Robert J. Snyder, MD
Bone fractures are commonplace and are my workplace stock and trade. There are many types of fractures, different mechanisms that cause them and different presentations. In this article, I will discuss the greenstick fracture, how it is caused, its symptoms, how it is diagnosed and how it is treated.
Have you ever tried to break a young sapling tree branch? You probably found that you could easily bend it and although it may have cracked on one side, you might have had real difficulty getting it to snap or break all the way through. That’s the way it is in many cases with young human bones. They are supple, bendable and don’t break easily but may crack on one side. That’s why they are called greenstick fractures.
As an orthopaedic physician, I have seen many greenstick fractures in patients under the age of ten, but toddlers are most at risk and teens are quite susceptible as well. They typically involve long bones of the body and are caused by falling accidents or blows to the body. As we age into adulthood, our bones ossify and become hard, so they typically will break all the way through vs. a greenstick type of fracture seen in a younger person’s bone.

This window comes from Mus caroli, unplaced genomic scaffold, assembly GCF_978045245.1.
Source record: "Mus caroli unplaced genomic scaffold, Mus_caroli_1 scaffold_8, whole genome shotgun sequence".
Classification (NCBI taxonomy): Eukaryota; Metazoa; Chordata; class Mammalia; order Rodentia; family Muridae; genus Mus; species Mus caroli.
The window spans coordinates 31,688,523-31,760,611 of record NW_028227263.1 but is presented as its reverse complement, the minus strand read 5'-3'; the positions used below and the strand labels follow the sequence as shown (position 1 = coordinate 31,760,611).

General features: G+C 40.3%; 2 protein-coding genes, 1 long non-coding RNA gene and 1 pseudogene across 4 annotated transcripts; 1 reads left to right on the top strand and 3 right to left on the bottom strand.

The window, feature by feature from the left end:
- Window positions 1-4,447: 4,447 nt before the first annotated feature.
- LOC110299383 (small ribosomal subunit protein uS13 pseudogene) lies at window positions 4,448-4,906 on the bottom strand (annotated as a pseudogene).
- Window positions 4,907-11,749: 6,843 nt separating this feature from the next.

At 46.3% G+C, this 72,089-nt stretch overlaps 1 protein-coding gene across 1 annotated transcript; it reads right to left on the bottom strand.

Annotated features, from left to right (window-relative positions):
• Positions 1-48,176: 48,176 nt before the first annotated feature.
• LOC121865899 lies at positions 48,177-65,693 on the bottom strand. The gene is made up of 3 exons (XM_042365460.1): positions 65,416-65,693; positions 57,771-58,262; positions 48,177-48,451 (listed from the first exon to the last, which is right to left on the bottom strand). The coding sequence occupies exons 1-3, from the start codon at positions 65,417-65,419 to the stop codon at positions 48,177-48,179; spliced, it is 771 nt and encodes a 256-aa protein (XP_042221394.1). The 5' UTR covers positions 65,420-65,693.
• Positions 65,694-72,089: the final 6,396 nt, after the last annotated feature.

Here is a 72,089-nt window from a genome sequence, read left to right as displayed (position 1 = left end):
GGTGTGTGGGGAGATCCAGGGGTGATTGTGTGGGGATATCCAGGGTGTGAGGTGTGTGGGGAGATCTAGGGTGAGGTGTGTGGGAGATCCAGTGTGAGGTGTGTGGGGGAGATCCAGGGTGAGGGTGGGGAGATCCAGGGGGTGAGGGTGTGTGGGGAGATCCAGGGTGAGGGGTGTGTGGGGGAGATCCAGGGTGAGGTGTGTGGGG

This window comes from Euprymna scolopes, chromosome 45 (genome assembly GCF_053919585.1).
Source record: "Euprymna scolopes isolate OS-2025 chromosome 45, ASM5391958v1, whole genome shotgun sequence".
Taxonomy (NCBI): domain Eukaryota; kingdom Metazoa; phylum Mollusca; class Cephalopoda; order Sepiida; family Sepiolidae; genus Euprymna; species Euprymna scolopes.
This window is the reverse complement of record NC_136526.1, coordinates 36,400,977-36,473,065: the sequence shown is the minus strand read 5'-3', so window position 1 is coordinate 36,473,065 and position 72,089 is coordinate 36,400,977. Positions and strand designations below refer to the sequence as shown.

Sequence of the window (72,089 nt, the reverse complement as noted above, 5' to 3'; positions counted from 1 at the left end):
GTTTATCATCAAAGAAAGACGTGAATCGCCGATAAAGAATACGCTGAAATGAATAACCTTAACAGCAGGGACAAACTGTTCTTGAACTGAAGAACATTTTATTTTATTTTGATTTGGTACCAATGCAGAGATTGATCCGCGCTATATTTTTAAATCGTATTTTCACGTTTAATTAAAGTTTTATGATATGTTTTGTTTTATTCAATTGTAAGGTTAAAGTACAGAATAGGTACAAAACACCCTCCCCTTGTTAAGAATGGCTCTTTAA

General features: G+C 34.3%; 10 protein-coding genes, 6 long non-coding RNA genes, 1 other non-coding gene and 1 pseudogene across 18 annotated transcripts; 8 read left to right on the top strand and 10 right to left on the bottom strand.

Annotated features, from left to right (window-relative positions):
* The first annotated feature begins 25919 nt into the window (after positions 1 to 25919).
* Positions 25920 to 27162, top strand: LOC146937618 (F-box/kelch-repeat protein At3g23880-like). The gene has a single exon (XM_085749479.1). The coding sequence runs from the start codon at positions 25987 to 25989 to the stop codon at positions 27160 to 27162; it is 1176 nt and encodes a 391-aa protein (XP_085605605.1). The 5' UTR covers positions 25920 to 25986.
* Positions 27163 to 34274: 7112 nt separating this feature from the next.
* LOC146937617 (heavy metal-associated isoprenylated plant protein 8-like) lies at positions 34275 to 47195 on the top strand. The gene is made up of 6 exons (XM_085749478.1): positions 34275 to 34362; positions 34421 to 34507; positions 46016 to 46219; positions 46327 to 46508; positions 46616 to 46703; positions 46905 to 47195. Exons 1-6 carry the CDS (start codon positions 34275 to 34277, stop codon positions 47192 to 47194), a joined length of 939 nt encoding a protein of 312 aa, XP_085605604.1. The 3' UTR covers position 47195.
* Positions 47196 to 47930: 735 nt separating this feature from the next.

The symptoms of a greenstick fracture are pain and swelling at the site of the injury. There may also be bruising, or redness and the area may have a bent appearance. Babies will cry in pain and younger kids will automatically protect the injured body part, even if they can’t explain what is wrong. Adolescents and teenagers will be able to communicate their pain, where it is located and how severe it is.
We don’t treat young pediatric patients typically at OSC. However, greenstick fractures are easily diagnosed with simple x-rays and treated with removable splints instead of plaster casting nowadays, so we sometimes see older adolescents and teenagers. Surgery is never required for this type of fracture and they typically heal quickly – within four-five weeks.